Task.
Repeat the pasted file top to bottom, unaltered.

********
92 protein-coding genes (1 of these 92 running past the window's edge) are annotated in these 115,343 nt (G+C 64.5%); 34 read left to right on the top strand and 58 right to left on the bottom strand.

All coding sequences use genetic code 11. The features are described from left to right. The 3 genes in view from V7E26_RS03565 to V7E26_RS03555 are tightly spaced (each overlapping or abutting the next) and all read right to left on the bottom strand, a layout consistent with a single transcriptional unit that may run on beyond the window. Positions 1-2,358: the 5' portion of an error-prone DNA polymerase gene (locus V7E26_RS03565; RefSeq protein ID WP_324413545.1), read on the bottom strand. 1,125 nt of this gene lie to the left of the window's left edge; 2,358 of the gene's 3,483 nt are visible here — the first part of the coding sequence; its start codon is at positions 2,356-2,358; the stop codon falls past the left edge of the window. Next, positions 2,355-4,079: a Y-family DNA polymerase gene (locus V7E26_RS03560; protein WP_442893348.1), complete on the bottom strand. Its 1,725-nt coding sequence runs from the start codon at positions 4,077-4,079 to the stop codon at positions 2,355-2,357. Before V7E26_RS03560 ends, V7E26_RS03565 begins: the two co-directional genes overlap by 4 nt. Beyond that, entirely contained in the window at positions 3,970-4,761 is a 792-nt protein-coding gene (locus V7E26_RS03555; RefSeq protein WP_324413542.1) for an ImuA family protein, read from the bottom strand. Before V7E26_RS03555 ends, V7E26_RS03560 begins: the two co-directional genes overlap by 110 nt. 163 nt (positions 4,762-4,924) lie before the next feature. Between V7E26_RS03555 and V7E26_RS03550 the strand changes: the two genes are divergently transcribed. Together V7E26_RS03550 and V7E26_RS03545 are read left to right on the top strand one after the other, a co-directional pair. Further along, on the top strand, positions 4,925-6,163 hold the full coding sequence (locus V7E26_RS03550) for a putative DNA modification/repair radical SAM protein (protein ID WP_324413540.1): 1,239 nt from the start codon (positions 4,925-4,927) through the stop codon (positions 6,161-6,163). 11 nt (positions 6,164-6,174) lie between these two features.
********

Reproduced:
92 protein-coding genes (1 of these 92 running past the window's edge) are annotated in these 115,343 nt (G+C 64.5%); 34 read left to right on the top strand and 58 right to left on the bottom strand.

All coding sequences use genetic code 11. The features are described from left to right. The 3 genes in view from V7E26_RS03565 to V7E26_RS03555 are tightly spaced (each overlapping or abutting the next) and all read right to left on the bottom strand, a layout consistent with a single transcriptional unit that may run on beyond the window. Positions 1-2,358: the 5' portion of an error-prone DNA polymerase gene (locus V7E26_RS03565; RefSeq protein ID WP_324413545.1), read on the bottom strand. 1,125 nt of this gene lie to the left of the window's left edge; 2,358 of the gene's 3,483 nt are visible here — the first part of the coding sequence; its start codon is at positions 2,356-2,358; the stop codon falls past the left edge of the window. Next, positions 2,355-4,079: a Y-family DNA polymerase gene (locus V7E26_RS03560; protein WP_442893348.1), complete on the bottom strand. Its 1,725-nt coding sequence runs from the start codon at positions 4,077-4,079 to the stop codon at positions 2,355-2,357. Before V7E26_RS03560 ends, V7E26_RS03565 begins: the two co-directional genes overlap by 4 nt. Beyond that, entirely contained in the window at positions 3,970-4,761 is a 792-nt protein-coding gene (locus V7E26_RS03555; RefSeq protein WP_324413542.1) for an ImuA family protein, read from the bottom strand. Before V7E26_RS03555 ends, V7E26_RS03560 begins: the two co-directional genes overlap by 110 nt. 163 nt (positions 4,762-4,924) lie before the next feature. Between V7E26_RS03555 and V7E26_RS03550 the strand changes: the two genes are divergently transcribed. Together V7E26_RS03550 and V7E26_RS03545 are read left to right on the top strand one after the other, a co-directional pair. Further along, on the top strand, positions 4,925-6,163 hold the full coding sequence (locus V7E26_RS03550) for a putative DNA modification/repair radical SAM protein (protein ID WP_324413540.1): 1,239 nt from the start codon (positions 4,925-4,927) through the stop codon (positions 6,161-6,163). 11 nt (positions 6,164-6,174) lie between these two features.